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Whenever I drive over speed bumps (or pot holes or whathaveyou) I notice that when the rear wheels go over, the whole car jumps up and down and clatters, a lot more so than the front wheels. I am pretty sure the shocks are not the issue here, partly because I've changed them and the behavior didn't go away and partly because the problem is not that the back is too bouncy, it's that it's too stiff. It almost seems like there's something wrong with the coil springs, but they look fine and I have no idea how to test them otherwise... Any ideas?

The car is an Acura Integra from '93, a sporty hatchback.

  • what type of vehicle? most likely this is not something "wrong" with the vehicle, merely a consequence of suspension design, weight distribution, and physics. – mac Oct 30 '13 at 20:46
  • @mac it might well be that there's nothing wrong, but how do I determine if that's the case or not? – vlsd Oct 30 '13 at 21:01
  • Nice car.. :-). – Shobin P May 20 '15 at 6:09
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A fairly common issue on cars with strut suspension are broken springs. As the strut wears it looses its ability to control spring dampening. This allows the spring to compress and expand faster and farther than designed. Over time the spring weakens and breaks. The break many times occurs at the very last turns of the spring and may go unnoticed. Look at the very bottom of the spring and see if the end appears as a clean edge or a jagged break. You should have the same number of coils on both sides. The shortened spring acts stiffer than the stock spring resulting in a harsher ride. Another source of banging maybe worn or damaged strut mounts ( in your case this should have been detected during replacement). You may also have worn suspension bushings that are allowing extra movement resulting in the banging. Don't forget to rule out a broken exhaust hanger letting the exhaust bang on the floor.

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    Mike nailed it: I would assume that any bushing or other rubber-based component on a 93 car is completely worn out. This includes the top mounts for the shocks, the bushing on the sway bars end links, the control arms, the exhaust hangers, etc. It's likely that if you crawl around under the car, you'll see a lot of worn out rubber bits. – Bob Cross Oct 31 '13 at 11:59
  • I've changed a few bushings already while doing the shocks. Replacing all of them is, while feasible, a serious and expensive undertaking. Is there any way to prioritize? – vlsd Oct 31 '13 at 17:27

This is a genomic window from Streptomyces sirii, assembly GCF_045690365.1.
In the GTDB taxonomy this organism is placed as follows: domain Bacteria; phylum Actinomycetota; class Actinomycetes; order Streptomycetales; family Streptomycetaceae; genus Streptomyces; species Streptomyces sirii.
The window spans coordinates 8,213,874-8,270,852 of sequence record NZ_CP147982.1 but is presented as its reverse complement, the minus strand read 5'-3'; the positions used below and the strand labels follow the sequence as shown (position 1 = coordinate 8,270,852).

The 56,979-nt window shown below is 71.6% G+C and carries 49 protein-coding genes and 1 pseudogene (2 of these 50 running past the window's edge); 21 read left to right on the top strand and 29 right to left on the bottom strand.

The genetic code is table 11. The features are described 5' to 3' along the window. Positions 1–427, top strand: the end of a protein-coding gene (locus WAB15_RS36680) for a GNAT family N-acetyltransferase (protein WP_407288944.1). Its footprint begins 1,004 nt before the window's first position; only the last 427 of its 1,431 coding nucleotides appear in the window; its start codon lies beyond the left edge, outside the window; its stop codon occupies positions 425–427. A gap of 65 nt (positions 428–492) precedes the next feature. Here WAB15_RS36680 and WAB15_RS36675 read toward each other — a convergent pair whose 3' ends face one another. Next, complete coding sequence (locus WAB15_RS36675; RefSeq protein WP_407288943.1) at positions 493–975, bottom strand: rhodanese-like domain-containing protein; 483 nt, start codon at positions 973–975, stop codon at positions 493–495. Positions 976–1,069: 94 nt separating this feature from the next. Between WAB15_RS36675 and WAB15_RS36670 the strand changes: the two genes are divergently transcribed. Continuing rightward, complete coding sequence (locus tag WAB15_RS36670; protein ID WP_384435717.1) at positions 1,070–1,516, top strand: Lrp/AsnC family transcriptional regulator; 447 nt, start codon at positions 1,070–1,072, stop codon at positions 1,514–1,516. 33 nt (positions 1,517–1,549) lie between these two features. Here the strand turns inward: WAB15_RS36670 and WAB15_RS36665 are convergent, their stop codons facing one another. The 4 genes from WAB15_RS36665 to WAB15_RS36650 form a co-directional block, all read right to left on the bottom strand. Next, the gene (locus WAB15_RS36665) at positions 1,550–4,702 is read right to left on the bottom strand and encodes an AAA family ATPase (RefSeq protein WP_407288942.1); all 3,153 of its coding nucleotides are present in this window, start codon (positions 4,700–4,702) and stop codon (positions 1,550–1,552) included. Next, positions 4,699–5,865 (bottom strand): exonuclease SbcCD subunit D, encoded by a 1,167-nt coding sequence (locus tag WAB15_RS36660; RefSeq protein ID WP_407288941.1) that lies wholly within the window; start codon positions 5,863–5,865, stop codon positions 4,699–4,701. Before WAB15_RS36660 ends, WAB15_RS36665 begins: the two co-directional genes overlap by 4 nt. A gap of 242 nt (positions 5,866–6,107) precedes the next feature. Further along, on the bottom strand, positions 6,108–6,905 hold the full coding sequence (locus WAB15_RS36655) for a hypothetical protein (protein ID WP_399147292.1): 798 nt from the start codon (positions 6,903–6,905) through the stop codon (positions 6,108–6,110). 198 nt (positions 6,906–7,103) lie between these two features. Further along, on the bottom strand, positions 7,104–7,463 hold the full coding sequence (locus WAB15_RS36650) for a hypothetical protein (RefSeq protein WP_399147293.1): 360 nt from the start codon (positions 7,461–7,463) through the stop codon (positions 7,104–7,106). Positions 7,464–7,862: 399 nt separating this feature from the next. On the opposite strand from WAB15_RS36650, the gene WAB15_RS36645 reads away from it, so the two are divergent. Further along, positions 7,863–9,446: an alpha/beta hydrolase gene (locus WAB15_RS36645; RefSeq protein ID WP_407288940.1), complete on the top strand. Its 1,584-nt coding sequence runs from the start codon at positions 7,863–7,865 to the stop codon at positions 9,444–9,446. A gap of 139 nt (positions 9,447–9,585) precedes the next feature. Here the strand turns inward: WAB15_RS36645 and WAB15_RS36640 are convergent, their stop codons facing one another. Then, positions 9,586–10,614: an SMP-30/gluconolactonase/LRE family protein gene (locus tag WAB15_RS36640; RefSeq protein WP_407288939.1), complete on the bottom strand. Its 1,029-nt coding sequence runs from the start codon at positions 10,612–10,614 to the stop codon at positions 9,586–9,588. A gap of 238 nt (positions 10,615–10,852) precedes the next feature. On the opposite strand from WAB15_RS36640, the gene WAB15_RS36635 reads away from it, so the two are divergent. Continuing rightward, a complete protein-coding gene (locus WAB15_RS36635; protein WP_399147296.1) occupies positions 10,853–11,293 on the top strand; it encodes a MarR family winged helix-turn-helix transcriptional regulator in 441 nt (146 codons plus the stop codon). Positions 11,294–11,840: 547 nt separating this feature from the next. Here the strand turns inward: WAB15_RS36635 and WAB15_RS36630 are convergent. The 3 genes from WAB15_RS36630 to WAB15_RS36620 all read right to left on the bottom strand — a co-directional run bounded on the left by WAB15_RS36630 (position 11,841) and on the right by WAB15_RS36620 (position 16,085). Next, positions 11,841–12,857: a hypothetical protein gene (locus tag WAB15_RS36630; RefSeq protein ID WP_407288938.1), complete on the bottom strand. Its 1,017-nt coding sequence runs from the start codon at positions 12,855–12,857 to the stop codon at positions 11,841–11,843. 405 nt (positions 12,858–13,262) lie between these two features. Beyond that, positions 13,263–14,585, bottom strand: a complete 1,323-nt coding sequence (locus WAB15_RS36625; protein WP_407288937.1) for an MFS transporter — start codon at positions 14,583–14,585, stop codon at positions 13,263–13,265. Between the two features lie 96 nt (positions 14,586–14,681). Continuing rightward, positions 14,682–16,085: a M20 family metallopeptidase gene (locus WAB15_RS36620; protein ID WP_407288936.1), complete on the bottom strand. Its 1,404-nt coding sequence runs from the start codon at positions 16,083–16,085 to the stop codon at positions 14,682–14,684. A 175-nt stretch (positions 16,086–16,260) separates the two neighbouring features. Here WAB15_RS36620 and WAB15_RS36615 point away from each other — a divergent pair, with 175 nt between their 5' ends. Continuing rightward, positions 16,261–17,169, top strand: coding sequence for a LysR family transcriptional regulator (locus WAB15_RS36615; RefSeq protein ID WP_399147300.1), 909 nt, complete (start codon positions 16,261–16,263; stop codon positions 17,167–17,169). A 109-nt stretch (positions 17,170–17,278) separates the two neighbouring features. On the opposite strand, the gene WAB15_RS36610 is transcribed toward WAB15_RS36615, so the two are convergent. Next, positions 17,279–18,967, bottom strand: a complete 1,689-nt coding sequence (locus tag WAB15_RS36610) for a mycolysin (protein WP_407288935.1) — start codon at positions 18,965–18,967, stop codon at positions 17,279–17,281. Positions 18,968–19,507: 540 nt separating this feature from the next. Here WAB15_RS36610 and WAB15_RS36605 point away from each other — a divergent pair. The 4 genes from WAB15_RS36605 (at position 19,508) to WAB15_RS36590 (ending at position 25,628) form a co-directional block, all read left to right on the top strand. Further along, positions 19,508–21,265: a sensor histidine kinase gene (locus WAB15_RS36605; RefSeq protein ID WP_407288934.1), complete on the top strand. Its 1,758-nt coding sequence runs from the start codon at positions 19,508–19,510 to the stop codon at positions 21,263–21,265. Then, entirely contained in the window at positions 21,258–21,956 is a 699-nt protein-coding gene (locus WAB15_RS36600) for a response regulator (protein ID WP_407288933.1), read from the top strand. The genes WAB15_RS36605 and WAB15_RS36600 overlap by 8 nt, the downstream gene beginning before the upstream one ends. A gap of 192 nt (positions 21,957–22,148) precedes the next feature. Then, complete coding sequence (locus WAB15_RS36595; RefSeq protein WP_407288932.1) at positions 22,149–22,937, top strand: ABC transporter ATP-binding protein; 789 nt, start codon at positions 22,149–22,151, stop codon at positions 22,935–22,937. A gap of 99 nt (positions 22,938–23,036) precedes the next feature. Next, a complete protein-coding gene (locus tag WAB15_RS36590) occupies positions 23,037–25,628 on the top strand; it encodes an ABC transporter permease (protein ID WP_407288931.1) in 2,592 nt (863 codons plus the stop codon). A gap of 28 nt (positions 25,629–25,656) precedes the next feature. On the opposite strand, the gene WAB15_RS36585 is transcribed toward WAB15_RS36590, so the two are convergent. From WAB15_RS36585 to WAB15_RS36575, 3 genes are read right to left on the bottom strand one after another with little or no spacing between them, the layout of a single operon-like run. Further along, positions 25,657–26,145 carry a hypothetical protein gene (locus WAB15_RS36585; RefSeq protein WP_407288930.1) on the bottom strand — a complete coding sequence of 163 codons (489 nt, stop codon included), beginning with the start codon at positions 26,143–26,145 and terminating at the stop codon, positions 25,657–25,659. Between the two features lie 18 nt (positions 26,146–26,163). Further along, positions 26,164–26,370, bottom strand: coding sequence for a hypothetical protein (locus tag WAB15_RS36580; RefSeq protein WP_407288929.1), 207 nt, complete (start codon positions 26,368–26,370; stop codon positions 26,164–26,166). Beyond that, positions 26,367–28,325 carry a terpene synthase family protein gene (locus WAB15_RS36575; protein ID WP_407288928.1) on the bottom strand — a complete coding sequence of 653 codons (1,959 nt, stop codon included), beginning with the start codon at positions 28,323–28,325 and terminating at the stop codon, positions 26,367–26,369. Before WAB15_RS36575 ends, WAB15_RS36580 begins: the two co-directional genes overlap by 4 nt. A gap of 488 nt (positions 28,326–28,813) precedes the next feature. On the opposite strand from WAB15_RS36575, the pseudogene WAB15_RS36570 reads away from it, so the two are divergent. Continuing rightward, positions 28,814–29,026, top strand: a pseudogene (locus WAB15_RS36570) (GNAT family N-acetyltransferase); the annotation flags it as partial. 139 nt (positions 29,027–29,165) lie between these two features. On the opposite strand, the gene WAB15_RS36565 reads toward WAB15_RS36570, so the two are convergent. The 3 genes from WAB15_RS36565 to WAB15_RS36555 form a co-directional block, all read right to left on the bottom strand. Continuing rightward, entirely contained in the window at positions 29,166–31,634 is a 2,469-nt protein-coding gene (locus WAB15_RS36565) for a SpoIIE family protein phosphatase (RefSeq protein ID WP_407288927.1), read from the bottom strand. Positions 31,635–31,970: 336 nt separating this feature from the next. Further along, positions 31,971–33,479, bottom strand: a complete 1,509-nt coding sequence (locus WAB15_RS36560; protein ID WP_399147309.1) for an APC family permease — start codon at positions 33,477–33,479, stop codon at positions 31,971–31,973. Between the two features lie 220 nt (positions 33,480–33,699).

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    @vlsd depending on the bushing geometry, you may be able to put some load on the joint with a prybar or something and observe the way the bushing reacts. You may be able to tell which are most worn in this way. – mac Nov 1 '13 at 14:28
  • Best answer..+1 – Shobin P May 20 '15 at 6:09
  • I generally replace bushings with struts or shocks. For my VWs it adds about $12 per wheel. – mongo Jun 2 '17 at 20:26
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Its basic law of gravity here as for most of the cars engine are located at the front so they are heavier at the front so the front wheels remain calm and composed compared to rear of the car.You would experience the that your car would stop bouncing if you stuff your car's boot with luggage.

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Other suspension parts have bushings like a trailing arm on the rear. Suggest that you take a look at the function of the wheels using a second jack on the suspension when tge body is jacked and backed up with stands. Suspension bushings fail as well.

Also if you have any torsion bars check them as well.

One additional thought..around here many alignment shops and tire shops which do alignments, will do a courtesy check, where the lift the car up, and poke at the suspension with a pry bar. They don't charge. This gets experienced eyes on the suspension.

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